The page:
How to Make Your Tech Platform Accessible for Visual Impairment

Celebrate World Braille Day by examining and updating your platform’s accessibility for people who are blind or partially sighted.

The History of Braille

Today is World Braille Day, a holiday created by the United Nations. (U.N.) in 2018 to celebrate the birthday of Louis Braille, and to communicate “the full realization of the human rights” for people who are blind or partially sighted.  

Louis Braille created the Braille system in the 19th Century to provide people who are blind or partially sighted with access to the same materials as those printed in visual font. It is system of touch reading and writing where raised dots represent letters and numbers. The U.N. names Braille as a crucial tool for equality that aids in the “education, freedom of expression and opinion, as well as social inclusion of people who are blind or partially sighted.  

How to be Accessible in a Digital World

As we celebrate World Braille Day, it is important to stop and think about how the creation of Braille can inspire more accessibility efforts as technology advances. Have you stopped to consider whether your tech platforms are accessible for those who are blind or partially sighted? 

Diversity and inclusion programs have become a major focus for companies over the last few years, and almost simultaneously the world has become increasingly digital. In response, SHL has partnered with Purple and the Valuable 500 to increase accessibility — not only with our own technology but also to help our customers as well.  

How to Make Your Tech Platform Accessible for Visual Impairment - Row Image (Aspiring Minds - SHL)

5 Ways To Make Your Platform Accessible For Visual Impairment

Over the last few years, we have included a range of assistive features for participants with varying degrees of visual impairment. Here is a list of the 5 most common available features:   

  1. Color contrast adjustment option: offering a selection of combinations covering a range of different needs, not just visual impairment. 
  2. Zooming in on the materials: We have ensured the site functions with browser zoom up to 200% in most places.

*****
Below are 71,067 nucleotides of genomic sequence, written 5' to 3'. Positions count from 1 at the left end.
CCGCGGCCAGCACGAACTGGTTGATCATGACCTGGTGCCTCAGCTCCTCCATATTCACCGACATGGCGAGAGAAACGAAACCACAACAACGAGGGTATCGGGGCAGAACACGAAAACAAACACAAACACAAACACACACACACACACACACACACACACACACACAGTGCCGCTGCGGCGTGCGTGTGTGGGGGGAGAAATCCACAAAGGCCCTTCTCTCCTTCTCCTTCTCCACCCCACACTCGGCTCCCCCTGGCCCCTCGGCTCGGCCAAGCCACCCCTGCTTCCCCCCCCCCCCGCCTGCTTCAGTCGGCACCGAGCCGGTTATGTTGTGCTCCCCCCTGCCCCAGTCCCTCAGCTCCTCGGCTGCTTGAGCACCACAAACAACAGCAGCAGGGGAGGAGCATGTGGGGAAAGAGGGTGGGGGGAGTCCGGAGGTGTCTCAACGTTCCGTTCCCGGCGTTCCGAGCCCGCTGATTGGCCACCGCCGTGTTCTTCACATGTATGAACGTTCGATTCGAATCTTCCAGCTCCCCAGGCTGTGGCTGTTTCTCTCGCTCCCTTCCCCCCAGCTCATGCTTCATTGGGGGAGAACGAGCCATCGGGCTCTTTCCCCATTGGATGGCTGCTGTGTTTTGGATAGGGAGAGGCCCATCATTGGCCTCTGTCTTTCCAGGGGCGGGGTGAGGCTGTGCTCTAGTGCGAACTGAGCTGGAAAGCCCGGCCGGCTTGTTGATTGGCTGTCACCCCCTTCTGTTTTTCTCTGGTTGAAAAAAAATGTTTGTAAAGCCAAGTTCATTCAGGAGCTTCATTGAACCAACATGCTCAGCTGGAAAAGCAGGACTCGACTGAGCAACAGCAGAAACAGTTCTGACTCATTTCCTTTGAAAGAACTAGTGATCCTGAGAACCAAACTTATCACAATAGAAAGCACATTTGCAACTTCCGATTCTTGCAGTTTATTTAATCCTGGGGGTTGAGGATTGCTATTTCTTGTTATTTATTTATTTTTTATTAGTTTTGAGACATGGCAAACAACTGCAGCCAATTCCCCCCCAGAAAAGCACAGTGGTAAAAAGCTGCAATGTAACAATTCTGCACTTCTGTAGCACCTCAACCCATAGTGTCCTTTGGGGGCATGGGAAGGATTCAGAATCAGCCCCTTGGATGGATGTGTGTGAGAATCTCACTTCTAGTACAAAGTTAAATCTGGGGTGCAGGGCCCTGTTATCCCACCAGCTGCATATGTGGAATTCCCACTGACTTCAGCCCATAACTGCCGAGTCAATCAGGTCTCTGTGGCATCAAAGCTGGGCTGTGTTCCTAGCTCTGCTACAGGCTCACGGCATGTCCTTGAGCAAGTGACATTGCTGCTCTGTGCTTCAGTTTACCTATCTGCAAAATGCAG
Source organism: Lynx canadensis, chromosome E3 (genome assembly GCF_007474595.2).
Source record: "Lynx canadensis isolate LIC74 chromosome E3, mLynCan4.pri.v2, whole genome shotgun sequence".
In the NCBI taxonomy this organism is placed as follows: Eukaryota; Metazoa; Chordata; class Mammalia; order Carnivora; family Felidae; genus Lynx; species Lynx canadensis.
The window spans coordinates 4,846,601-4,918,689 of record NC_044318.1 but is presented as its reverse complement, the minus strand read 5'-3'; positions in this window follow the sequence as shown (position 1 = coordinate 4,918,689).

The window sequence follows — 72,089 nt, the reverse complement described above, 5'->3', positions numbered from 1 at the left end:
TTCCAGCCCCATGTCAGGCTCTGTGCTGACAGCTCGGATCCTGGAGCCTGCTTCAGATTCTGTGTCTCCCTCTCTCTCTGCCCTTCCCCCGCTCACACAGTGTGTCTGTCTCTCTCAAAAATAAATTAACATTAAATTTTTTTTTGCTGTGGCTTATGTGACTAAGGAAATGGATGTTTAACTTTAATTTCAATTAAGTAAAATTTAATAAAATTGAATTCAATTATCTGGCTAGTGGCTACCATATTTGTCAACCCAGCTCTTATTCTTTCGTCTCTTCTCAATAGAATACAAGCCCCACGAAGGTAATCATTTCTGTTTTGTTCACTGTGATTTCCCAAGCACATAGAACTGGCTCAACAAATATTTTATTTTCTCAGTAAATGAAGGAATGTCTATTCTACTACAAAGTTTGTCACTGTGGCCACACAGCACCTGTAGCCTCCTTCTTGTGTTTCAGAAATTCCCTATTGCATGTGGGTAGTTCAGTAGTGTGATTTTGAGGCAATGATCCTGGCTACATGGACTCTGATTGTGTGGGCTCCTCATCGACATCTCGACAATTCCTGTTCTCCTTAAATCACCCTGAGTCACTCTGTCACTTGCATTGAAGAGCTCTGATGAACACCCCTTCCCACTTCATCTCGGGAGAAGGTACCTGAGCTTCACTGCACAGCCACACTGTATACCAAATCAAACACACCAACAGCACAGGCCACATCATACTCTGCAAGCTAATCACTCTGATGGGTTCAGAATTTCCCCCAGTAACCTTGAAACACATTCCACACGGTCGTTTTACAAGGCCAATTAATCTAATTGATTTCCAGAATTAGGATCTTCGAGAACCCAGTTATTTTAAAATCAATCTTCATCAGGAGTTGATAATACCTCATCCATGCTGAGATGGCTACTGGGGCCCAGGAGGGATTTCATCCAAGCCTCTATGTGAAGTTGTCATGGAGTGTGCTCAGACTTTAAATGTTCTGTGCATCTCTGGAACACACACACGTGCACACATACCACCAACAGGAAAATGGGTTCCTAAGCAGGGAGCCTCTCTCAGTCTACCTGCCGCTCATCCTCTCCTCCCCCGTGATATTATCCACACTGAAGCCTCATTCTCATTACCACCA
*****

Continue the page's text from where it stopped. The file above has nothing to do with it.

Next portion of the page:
3. Compatibility with major screen readers: Our platforms allow for screen readers like NVDA, Jaws, and Voice Over  
  4. Timer adjustment is possible for timed assessments: SHL’s data analysis and people insight are offered in part through our assessments; we have included timer adjustments that can be required to mitigate the extra time it takes to engage with the site when visually impaired. 
  5. Additional support from our consultancy teams: Our experts are available to help guide with alternate solutions to our technology and process. Some examples of this include — partnering a team member with the participant to read the screen, and then input their answers for them, or using our pen and paper assessment as an alternative to the digital version. 

We have worked with key customers to improve our general accessibility standards in 2020, and Purple is working closely with us to make sure that all our participant facing experiences and products are accessible. We expect to make several further enhancements, and expansions of coverage for the above capabilities, throughout 2021. 

There are many ways to create an inclusive and accessible environment for people who are blind or partially sighted in this digital era. As we take a moment to stop and celebrate World Braille Day, we encourage you to find ways in which you can provide a more accessible tech platform for visual impairment. 

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